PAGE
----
"While we still acknowledge the bravery of those at the 'tip of the spear'
who put themselves in harm's way deep over enemy territory, the fact is that
the AOC warrior will play a big part of target identification and
destruction in the future," he said.

That future, it would seem, is now.

And earlier this week, the Department of Defense laid out a plan to beef up
military space surveillance and communications, while also underscoring the
need to deny use of space by adversaries.

Elusive bin Laden

But for all their promise, can satellites find Osama bin Laden?

"No," Aftergood said.

"There are too many ways that he can conceal himself from space-based
detection. For one thing, from space you're looking down or at a slightly
oblique angle. Essentially what you see is the top of someone's head.
Identifying an individual from an overhead view is not something one can
count on."

Aftergood and other military experts agree that while satellites are crucial
for communications and imaging, they will not play as big a role in
America's proclaimed war on terrorism as they have in other military efforts
over the past decade, including the Gulf War and the NATO-led effort in
Kosovo.

"We learned in the Gulf War... that we're not very good at finding and
attacking mobile and fleeting targets," Aftergood said.
 
Copyright 2001, Space.com

============
(9) TERRORIST ATTACKS FORCE SPACE PROGRAMS TO FOCUS ON LAND-BASED SECURITY

>From Canadian Press, 9 October 2001
http://www.canada.com/ottawa/story.asp?id={E1C8E6D3-B41C-4E61-A726-13452E529641}

BRIAN DALY 
Canadian Press
 
MONTREAL (CP) - The Canadian Space Agency, nerve centre for some of the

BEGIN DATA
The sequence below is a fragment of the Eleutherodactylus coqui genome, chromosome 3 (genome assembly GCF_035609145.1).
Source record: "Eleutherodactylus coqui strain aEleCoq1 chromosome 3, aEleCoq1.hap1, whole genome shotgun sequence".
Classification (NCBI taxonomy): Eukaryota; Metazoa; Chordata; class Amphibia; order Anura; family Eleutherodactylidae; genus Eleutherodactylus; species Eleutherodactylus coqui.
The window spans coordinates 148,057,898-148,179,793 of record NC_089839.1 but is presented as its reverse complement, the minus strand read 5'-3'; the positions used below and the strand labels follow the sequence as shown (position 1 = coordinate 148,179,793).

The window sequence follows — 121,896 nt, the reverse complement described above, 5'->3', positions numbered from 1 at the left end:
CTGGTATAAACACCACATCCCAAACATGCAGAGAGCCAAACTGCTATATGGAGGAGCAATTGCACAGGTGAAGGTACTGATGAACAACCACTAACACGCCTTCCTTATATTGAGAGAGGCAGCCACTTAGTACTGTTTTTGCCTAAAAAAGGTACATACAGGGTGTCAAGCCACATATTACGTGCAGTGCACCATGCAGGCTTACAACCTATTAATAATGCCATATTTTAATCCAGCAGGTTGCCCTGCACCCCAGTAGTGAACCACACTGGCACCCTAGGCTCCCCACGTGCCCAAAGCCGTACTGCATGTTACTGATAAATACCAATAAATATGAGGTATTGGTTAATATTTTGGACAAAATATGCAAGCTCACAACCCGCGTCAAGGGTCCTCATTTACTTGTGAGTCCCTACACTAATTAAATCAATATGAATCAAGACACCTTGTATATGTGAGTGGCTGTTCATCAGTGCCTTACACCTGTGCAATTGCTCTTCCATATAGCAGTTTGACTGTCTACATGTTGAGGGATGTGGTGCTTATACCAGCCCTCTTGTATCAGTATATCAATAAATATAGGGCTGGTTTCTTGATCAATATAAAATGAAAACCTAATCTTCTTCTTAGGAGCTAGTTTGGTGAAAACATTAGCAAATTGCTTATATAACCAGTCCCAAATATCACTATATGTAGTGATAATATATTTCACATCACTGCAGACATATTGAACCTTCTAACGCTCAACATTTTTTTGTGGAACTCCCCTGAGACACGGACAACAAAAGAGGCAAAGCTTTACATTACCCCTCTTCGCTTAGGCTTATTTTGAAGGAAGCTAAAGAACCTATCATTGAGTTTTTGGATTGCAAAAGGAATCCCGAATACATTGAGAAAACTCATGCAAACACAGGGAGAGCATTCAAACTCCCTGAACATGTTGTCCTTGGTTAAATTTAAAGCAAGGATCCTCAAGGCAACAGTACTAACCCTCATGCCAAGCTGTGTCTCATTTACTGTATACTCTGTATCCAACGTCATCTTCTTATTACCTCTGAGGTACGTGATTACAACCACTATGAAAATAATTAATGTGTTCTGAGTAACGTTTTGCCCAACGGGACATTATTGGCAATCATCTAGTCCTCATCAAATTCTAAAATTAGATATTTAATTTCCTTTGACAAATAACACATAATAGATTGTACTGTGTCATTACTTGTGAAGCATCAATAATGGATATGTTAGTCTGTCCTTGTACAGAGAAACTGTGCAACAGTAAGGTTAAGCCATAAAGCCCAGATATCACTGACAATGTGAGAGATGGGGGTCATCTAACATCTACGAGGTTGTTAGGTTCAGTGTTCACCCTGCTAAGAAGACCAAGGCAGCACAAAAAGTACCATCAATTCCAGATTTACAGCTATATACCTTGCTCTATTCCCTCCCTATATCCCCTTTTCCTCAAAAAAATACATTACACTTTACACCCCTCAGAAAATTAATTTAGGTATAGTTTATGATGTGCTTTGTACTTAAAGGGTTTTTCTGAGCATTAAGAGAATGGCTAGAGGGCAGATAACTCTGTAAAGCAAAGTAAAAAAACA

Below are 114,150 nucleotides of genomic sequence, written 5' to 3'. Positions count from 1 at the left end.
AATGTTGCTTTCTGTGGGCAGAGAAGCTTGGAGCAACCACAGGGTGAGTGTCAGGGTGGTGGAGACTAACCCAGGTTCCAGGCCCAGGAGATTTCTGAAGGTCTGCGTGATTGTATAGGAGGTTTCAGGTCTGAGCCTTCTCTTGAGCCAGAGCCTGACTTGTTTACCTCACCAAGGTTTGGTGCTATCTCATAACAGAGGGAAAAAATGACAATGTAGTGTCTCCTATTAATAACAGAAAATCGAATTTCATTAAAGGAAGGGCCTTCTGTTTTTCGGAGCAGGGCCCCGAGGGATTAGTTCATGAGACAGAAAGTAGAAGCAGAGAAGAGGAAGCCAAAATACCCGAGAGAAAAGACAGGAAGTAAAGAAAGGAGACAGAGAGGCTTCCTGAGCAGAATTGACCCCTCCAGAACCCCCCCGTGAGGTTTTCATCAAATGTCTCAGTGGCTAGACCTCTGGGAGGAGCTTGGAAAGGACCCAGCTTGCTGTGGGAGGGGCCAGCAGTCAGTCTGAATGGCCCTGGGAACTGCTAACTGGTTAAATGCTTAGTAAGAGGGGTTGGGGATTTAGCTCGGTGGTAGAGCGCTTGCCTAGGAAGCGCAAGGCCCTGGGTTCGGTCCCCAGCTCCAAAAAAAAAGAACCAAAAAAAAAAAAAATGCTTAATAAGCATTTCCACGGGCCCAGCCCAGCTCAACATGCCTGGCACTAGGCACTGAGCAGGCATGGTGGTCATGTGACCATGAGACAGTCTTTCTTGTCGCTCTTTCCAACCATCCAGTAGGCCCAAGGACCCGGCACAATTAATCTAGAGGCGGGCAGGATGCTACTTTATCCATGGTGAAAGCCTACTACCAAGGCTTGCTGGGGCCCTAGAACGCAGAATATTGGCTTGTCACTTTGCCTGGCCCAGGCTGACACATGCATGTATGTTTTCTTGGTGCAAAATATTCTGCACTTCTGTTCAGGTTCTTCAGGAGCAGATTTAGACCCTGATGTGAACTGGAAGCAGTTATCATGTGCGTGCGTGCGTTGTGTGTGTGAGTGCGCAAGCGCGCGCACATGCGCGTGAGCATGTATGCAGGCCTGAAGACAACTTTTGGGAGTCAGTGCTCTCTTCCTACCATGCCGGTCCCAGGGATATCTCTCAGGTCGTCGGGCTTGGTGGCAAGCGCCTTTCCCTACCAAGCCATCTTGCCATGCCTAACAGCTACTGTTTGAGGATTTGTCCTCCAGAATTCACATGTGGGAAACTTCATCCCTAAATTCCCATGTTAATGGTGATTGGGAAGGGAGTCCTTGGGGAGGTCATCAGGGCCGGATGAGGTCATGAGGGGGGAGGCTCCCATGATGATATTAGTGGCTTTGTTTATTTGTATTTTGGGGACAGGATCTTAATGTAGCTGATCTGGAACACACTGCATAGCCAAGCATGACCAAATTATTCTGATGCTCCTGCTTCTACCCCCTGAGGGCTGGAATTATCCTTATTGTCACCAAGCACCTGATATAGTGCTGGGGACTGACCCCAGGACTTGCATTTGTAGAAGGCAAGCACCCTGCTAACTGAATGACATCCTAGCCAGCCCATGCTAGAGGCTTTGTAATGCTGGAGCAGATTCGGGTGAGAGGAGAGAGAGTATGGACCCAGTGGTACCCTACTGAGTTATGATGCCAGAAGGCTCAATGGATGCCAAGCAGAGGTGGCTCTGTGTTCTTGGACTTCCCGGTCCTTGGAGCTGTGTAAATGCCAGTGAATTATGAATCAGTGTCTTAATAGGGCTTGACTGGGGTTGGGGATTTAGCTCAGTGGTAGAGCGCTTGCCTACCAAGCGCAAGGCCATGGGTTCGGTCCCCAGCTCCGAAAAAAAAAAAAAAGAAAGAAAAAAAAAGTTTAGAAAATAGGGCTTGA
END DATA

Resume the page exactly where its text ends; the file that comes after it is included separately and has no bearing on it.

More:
world's most advanced high-tech hardware, could be vulnerable to a sneak air
attack by terrorists, says an agency official.

Two commercial airports are located near the suburban St-Hubert
headquarters. The U.S. space agency faces similar concerns, highlighting the
immense security challenges that both face in this new terrorist age. "We
are right next to a commercial airport here in St-Hubert so how do you
prevent a jet attack from happening?" said Hugues Gilbert, director of
strategic operations for the Canadian Space Agency.

Gilbert offered no guarantees that Canadian Forces jets could offer
immediate air protection from jetliner attacks similar to the ones that
killed up to 6,000 people in New York, Washington, D.C., and Pennsylvania on
Sept. 11.

But security at the sprawling agency headquarters has been beefed up.
Visitors will face tougher questions from security guards and an
identification badge will have to be visible at all times, said Gilbert.

"Following what happened on Sept. 11, we have restricted access to some
areas of the Canadian Space Agency building," he said.

The agency is home to an array of world-class technology such as Canadarm2,
the robotic arm used to assemble and maintain the international space
station.

It also houses the main control room for the Radarsat earth observation
satellite.

Both programs could be vulnerable to attacks by terrorists looking for
high-profile targets, said veteran space writer Olivier-Louis Robert.

"Terrorists may try to reach at powerful symbols," said Robert, a Montreal
journalist and author who has written extensively on space issues.

"As partners with NASA we have to comply with their security regulations."

Security was immediately tightened up at NASA following last month's attaks
on the World Trade Center and the Pentagon.

NASA spokeswoman Kirsten Larson said several agency buildings are located on
military bases and are therefore subject to the same scrutiny as any
military installation.

But Larson was tight-lipped about any specific security measures being used
to safeguard NASA facilities.

"We did take appropriate steps to protect our people and our assets," said
Larson.

The Kennedy Space Center in Cape Canaveral, Fla., home to the space shuttle
program, is a particularly sensitive site, say U.S. experts.

The facility is protected by a nearby air force base but according to former
NASA engineer Keith Cowing, even fighter jets may not be able to defend the
four shuttles from a commercial airliner transformed into a passenger-laden
missile.

Cowing, who worked for NASA in the early 1990s, pointed out that Cape
Canaveral is a popular tourist attraction with two airports nearby.

"The issues of the launch pads has been a long-standing concern," said
Cowing, editor of NASA Watch magazine in Reston, Va.